The Hemingway Safari Part 2
Upon waking, a tray of tea and coffee was arrives, with a hibiscus flower and little cookies. Oh, love this Vic Falls Hotel! And we’re off on an Elephant Safari! The brochure said “a 15 minute drive” but it is more like 45 minutes as we drive to the Nakavongo Estate.
When we get there, they explain that these are elephants which were babies when large culls of the elephant herds were made, and farmers adopted them. Elephant babies are SOOO cute, so adorable, but . . . they grown into elephants, and there is a constant conflict between elephants and land owners. Elephants clear land, they clear it by breaking and eating all the foliage. Long story short, when they grew out of cute and became adult, the farmers couldn’t or wouldn’t keep them anymore and there was a problem with what to do with them. Rather than destroy them, a group decided to try to train them, with great success.
Elephants are so intelligent, and really enjoy learning new things. They are kept on a huge 500 acre reserve, and only work 2 hours in the morning and 2 hours in the afternoon, and roam about the reserve the rest of the time. They sleep at night in stables, to which they return voluntarily at dusk, as there is elephant kibble to encourage their return.
Riding an elephant is a trip. We rode on Emily. There is a three person saddle, so the guide rides in front, then another person (that was me) like the meat in a sandwich, and then the last person. We had stirrups, and although the elephant rolls from side to side, I felt pretty secure, even though it feels very high up. We rode out to a watering hole, and then back, about an hour and a half. We learned a lot about elephants, how they are trained, how they are cared for, how they each have their own personality. At the end of the ride, after we got off, we were able to feed the elephants, and interact with them.
And then, they served breakfast. Somehow, we hadn’t understood that this was all part of the tour, but keeping people fed is a big part of the graciousness and hospitable welcome you receive. The breakfast that morning was served in an open lodge at huge long wooden tables. And it was anything you wanted, even omelettes made to order, and bacon and sausages and toast and hot cereal . . . the food was wonderful.
After breakfast they showed the video they had made of us riding the elephants. It was a total hoot, and we bought it. And when we got home, we watched it right away and relived all the fun we had that day, riding the elephants.
Returning from the elephant trip, we visited the gift shops, wrote some postcards and decided to spend some time by the pool. It was lovely. AH drifted off into sleep, I got to read a little, and we could hear the sound of the Falls roaring.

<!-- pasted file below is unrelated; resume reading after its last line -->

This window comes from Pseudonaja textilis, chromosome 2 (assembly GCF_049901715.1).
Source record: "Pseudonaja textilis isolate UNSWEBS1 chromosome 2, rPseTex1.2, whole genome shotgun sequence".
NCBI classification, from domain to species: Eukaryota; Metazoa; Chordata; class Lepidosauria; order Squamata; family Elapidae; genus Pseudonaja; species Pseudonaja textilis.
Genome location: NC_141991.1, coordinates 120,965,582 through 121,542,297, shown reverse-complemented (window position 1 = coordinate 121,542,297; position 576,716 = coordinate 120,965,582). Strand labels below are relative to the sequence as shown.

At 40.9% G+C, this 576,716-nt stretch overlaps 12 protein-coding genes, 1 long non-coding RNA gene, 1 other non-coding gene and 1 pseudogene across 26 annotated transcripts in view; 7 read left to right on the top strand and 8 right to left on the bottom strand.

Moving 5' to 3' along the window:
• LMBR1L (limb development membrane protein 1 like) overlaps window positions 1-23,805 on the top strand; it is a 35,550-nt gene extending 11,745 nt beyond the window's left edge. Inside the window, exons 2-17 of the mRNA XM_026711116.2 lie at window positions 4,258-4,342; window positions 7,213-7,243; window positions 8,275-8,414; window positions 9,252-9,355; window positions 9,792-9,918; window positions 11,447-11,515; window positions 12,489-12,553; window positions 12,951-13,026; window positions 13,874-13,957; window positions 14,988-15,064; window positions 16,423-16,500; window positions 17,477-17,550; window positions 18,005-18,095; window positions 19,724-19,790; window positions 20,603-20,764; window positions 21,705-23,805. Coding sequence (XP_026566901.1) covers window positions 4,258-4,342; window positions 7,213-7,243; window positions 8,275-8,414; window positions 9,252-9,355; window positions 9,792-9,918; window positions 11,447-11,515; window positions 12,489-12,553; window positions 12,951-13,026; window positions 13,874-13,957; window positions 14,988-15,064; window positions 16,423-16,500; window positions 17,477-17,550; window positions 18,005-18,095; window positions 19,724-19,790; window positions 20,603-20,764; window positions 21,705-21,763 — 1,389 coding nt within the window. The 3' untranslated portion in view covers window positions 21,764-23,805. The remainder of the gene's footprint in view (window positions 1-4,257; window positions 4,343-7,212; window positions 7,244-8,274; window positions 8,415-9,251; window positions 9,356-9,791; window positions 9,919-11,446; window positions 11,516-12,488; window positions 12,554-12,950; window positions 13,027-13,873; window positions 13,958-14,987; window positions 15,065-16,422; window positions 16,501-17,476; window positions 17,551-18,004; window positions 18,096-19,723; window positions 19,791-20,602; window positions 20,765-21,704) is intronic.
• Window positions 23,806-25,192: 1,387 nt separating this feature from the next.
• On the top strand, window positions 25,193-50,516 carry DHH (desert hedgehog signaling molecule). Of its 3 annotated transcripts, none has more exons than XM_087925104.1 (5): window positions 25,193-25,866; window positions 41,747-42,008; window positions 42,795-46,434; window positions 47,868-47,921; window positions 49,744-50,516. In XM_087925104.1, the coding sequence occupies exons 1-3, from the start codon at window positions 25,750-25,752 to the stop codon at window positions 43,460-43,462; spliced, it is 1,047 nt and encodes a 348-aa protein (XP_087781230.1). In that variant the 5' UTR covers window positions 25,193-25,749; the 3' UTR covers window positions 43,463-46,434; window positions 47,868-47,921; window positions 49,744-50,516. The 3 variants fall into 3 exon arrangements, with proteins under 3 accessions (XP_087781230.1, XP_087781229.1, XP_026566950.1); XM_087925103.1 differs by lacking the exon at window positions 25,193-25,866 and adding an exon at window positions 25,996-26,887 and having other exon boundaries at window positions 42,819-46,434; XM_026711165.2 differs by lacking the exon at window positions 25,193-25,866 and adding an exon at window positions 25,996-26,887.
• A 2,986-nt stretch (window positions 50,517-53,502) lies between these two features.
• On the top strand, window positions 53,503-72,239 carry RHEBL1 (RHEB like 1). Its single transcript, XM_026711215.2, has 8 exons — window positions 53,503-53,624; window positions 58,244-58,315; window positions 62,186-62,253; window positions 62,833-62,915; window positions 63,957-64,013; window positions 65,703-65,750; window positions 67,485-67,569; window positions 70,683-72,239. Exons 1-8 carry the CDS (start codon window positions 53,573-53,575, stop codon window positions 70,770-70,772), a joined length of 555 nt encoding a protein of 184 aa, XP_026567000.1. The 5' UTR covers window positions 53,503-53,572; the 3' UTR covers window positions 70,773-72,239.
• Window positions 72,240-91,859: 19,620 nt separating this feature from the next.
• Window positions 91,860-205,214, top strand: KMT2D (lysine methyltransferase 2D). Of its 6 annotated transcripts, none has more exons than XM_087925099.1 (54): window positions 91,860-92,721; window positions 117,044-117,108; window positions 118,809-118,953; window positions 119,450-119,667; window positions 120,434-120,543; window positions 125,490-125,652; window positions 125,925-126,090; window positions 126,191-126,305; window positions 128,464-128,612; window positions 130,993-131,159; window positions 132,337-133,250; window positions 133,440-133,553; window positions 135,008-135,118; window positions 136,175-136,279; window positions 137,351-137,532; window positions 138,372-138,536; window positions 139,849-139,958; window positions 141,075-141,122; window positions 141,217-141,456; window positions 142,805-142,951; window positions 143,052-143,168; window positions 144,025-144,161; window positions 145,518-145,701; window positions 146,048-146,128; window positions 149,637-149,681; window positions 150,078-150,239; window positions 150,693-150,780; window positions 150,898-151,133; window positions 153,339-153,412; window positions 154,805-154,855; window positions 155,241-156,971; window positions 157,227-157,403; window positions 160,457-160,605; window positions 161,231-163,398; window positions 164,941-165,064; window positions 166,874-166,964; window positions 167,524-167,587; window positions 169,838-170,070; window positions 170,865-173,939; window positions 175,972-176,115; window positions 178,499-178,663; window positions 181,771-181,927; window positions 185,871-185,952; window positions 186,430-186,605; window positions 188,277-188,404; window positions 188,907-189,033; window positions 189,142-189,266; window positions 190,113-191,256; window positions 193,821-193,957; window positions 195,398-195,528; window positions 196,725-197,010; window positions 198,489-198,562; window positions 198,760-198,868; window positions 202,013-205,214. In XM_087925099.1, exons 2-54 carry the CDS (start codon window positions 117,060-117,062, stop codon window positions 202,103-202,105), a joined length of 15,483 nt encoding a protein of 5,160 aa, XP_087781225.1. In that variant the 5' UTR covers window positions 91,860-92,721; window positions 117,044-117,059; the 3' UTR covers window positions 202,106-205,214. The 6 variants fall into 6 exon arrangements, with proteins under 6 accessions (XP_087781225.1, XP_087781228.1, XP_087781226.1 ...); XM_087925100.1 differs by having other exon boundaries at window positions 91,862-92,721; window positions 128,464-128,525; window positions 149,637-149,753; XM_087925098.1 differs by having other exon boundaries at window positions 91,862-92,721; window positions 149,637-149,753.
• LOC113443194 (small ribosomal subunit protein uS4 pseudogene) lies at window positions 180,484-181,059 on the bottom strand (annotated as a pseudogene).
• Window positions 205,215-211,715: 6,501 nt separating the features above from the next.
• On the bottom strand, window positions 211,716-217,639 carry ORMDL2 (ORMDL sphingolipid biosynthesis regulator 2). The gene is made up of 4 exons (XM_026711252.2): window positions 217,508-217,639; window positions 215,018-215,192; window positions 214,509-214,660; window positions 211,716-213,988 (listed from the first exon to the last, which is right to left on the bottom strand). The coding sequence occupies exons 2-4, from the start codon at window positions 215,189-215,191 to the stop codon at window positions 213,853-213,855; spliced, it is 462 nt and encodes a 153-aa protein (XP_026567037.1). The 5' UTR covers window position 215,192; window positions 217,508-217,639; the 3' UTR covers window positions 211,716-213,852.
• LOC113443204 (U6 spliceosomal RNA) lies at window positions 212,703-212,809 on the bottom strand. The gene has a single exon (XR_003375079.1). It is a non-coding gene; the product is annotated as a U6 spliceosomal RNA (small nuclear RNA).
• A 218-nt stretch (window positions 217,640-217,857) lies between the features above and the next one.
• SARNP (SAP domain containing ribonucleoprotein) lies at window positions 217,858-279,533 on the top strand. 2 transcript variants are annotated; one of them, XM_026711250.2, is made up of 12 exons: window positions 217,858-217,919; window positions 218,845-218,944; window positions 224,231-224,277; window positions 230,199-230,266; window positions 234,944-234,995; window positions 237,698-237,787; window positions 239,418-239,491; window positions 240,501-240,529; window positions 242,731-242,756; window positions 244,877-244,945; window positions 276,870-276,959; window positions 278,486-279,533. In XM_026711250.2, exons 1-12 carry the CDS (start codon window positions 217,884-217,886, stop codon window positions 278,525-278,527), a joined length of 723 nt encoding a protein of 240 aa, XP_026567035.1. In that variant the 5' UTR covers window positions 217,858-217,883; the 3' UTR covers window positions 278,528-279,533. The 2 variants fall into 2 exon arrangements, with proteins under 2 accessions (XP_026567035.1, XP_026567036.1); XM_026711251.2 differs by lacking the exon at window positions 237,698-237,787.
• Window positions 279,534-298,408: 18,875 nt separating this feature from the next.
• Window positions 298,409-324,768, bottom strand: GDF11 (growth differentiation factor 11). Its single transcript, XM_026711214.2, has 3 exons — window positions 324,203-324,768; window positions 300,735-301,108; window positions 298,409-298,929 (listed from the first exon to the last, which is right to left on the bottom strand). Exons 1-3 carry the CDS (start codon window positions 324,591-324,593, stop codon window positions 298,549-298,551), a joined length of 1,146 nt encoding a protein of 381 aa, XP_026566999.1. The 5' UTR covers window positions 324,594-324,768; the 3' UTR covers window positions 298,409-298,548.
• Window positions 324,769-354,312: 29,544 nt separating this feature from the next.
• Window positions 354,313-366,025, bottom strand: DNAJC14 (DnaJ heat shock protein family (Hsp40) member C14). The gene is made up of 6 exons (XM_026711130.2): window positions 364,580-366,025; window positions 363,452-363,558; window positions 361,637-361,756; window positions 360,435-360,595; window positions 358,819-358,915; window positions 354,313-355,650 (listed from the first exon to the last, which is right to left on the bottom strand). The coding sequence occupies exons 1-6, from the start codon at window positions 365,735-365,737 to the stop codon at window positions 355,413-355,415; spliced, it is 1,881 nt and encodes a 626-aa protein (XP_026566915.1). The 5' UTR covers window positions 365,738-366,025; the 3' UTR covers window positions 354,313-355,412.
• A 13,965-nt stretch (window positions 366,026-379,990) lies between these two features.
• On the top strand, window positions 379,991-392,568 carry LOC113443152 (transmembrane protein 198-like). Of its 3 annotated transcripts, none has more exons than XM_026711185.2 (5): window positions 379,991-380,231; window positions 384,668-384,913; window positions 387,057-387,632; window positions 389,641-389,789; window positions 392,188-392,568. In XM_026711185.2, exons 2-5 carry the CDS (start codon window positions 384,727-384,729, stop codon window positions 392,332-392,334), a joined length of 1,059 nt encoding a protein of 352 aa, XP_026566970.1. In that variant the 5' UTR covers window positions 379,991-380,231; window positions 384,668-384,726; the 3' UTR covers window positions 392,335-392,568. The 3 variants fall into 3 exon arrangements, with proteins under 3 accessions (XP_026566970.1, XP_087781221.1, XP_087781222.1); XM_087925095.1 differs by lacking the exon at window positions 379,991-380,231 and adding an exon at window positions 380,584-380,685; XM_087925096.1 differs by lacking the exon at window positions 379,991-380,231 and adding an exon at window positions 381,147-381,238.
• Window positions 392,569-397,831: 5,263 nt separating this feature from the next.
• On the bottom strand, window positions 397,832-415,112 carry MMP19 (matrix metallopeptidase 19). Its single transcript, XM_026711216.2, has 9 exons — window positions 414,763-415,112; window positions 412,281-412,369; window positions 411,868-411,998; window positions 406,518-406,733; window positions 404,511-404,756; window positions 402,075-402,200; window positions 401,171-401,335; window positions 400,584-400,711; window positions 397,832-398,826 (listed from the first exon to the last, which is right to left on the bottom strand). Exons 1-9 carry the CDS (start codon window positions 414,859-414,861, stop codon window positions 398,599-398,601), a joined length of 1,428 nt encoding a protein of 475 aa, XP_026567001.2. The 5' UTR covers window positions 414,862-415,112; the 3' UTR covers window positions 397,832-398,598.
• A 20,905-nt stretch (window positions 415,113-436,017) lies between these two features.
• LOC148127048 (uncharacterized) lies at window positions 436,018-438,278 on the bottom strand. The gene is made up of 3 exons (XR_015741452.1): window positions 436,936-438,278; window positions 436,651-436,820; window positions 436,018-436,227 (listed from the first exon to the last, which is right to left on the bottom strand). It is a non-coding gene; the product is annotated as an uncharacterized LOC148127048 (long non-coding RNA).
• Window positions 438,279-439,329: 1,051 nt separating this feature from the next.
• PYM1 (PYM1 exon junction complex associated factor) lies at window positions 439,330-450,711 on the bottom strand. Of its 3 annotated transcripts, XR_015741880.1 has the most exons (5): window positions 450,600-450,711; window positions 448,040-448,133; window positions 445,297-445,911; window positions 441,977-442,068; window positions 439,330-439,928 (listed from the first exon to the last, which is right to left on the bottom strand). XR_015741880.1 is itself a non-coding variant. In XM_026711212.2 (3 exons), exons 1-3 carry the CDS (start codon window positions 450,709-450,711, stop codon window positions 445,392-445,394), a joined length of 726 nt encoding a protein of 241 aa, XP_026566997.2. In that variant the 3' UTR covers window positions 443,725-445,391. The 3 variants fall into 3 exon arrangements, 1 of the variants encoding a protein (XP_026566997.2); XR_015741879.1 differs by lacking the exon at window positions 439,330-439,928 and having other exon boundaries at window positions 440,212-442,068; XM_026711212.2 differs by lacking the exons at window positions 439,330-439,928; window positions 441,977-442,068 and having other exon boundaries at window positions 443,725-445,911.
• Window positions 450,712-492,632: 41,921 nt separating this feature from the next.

At five, we were to meet our guide for the Botswana Hemingway safari in the lobby, so we had time to relax until then. Promptly at five, we are in the lobby, but there is only one other person. How can this be? We knew that the minimum for running the trip was two people, and the maximum was seven, but only three people? Would it run? And then Godfrey, our guide, showed up and said that indeed, we three were it, AH and I, and a single woman from New York. We went to the Stanley room and had drinks, and Godfrey briefed us on what to expect for our safari.
We had reservations for a 7 p.m. African dance evening, and then reservations at 8 for dinner with him, again at Jungle Junction, which we love. Godfrey is not entirely reassuring. At dinner, as we talk, we learn that in the camping portions of our journey, we will have seven people with us, all Africans, and that most Botswanans are afraid of sleeping out in the bush. They are raised with a healthy fear of the wild animals, and prefer NOT to be too near them! We are warned to stay in our tents at night, not to wander outside the camp perimeter, and if a wild animal comes through, to just remain calm and quiet, and not confrontational, and the animal will eventually go away. This is a little disquieting, a little hard to adjust to.
What was I expecting? Maybe something like Disney does Africa, where the wild animals are friendly, not hungry? Where they are benign and sort of domesticated, not wild and . . . not wild. Unpredictable. He warns us about lions, about hippos, about elephants. Don’t get between a hippo and the water, don’t get between an elephant and her baby, don’t run from a lion but look him in the eye. Arrgh. And don’t yell. Don’t run. Don’t move around a lot. You’ll be just fine. Just sign this release, which absolves us of all responsibilities.
The next morning, we had breakfast at the Jungle Junction prior to departure, and watched elephants walking by outside the electrified fence, baboons inside the fence, and oh, what fun. We settled the hotel bill, and met Godfrey and our travel companion in front of the hotel at 8:00 a.m. And, my friends, this is just the beginning.